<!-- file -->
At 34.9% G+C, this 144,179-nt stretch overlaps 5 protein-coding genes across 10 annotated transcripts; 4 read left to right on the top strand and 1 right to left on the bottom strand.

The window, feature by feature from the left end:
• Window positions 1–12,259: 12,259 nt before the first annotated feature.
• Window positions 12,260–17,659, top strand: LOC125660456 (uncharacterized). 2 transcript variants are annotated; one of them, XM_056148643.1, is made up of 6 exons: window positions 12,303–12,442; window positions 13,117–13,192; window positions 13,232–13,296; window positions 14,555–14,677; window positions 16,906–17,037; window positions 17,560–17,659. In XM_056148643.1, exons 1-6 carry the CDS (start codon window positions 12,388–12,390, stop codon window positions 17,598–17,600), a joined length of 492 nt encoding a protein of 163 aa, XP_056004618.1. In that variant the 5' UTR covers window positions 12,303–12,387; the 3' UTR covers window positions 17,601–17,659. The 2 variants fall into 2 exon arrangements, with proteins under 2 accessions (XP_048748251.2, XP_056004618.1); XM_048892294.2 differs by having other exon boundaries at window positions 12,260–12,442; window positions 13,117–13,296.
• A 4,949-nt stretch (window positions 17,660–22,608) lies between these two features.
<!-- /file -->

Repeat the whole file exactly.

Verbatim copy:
At 34.9% G+C, this 144,179-nt stretch overlaps 5 protein-coding genes across 10 annotated transcripts; 4 read left to right on the top strand and 1 right to left on the bottom strand.

The window, feature by feature from the left end:
• Window positions 1–12,259: 12,259 nt before the first annotated feature.
• Window positions 12,260–17,659, top strand: LOC125660456 (uncharacterized). 2 transcript variants are annotated; one of them, XM_056148643.1, is made up of 6 exons: window positions 12,303–12,442; window positions 13,117–13,192; window positions 13,232–13,296; window positions 14,555–14,677; window positions 16,906–17,037; window positions 17,560–17,659. In XM_056148643.1, exons 1-6 carry the CDS (start codon window positions 12,388–12,390, stop codon window positions 17,598–17,600), a joined length of 492 nt encoding a protein of 163 aa, XP_056004618.1. In that variant the 5' UTR covers window positions 12,303–12,387; the 3' UTR covers window positions 17,601–17,659. The 2 variants fall into 2 exon arrangements, with proteins under 2 accessions (XP_048748251.2, XP_056004618.1); XM_048892294.2 differs by having other exon boundaries at window positions 12,260–12,442; window positions 13,117–13,296.
• A 4,949-nt stretch (window positions 17,660–22,608) lies between these two features.